Brave Play's artist takes on Comic Con 2010


A trip to Mecca fell in my lap. Well, my Mecca, anyway: San Diego Comic-Con. The original! The comic book convention that defines the term Comic Con!

Three weeks before the con, my friend Steve Flack ( asked if I wanted to go with him, as he had an extra ticket. Well, comic books are my life, so I couldn’t say no to that.  Plus, attending the con would give me the chance to spread the word about the work A. David Lewis (Some New Kind of Slaughter, The Lone and Level Sands) and I are doing on our graphic novel Brave Play.

I arrived in San Diego on Tuesday (July 20) around noon.  My dear friend Asa Keefe lives in the beautiful city that is the annual host to Comic-Con International, which took place on July 21-24 this year. (I can't thank Asa enough for letting me crash on his couch and going out of his way to bring me to the convention center every day!)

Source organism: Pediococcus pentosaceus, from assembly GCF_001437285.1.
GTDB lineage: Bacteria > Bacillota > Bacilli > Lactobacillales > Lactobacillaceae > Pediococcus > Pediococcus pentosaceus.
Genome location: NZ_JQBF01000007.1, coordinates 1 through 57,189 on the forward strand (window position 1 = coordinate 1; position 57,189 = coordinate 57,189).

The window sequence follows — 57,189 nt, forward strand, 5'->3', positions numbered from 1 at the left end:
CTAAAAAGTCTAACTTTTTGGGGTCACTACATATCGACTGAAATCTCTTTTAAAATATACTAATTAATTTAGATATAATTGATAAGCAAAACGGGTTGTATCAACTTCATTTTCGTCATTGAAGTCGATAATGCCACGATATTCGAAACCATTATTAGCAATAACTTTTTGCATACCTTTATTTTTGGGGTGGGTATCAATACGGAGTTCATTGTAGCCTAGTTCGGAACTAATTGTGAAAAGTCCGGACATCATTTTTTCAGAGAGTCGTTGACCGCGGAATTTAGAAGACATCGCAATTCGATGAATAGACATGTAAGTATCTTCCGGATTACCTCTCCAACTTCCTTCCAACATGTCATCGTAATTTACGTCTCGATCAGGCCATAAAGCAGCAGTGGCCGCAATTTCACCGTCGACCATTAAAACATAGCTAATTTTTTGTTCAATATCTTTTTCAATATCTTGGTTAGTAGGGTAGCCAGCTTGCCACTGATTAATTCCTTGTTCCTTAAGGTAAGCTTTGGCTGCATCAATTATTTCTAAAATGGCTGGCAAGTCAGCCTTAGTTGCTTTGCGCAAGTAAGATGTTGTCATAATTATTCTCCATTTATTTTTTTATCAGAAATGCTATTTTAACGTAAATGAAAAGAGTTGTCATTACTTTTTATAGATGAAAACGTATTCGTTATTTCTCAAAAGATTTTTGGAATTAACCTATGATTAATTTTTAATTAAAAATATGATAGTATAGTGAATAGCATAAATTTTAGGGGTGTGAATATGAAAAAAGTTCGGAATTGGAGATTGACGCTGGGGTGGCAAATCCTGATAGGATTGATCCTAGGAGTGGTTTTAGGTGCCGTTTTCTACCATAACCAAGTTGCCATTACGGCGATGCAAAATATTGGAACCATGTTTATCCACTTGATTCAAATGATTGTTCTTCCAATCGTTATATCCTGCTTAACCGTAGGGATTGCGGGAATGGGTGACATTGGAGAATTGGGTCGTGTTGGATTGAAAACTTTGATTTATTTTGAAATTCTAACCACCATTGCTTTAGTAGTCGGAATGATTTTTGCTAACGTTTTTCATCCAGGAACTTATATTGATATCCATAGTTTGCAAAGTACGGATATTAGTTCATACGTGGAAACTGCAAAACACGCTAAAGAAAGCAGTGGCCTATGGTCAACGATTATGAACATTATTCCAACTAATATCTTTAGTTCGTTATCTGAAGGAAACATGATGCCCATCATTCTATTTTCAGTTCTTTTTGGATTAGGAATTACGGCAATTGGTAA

Asa picked me up at the airport and we went to the famous California fast food staple, the In-N-Out Burger.  I got me a Double-Double, and it was without a doubt the best fast food burger I ever ate (note the stress on fast food).

The first night in San Diego, we went a BBQ at a friend of Asa's place.  Mike, the party's host, was also putting up some artists that were going to Comic-Con, including rock and roll poster artist Brian Ewing (  Brian's powerful and iconic work is collected in a book published by Dark Horse Comics titled Don't Hold Your Breath: Nothing New From Brian Ewing.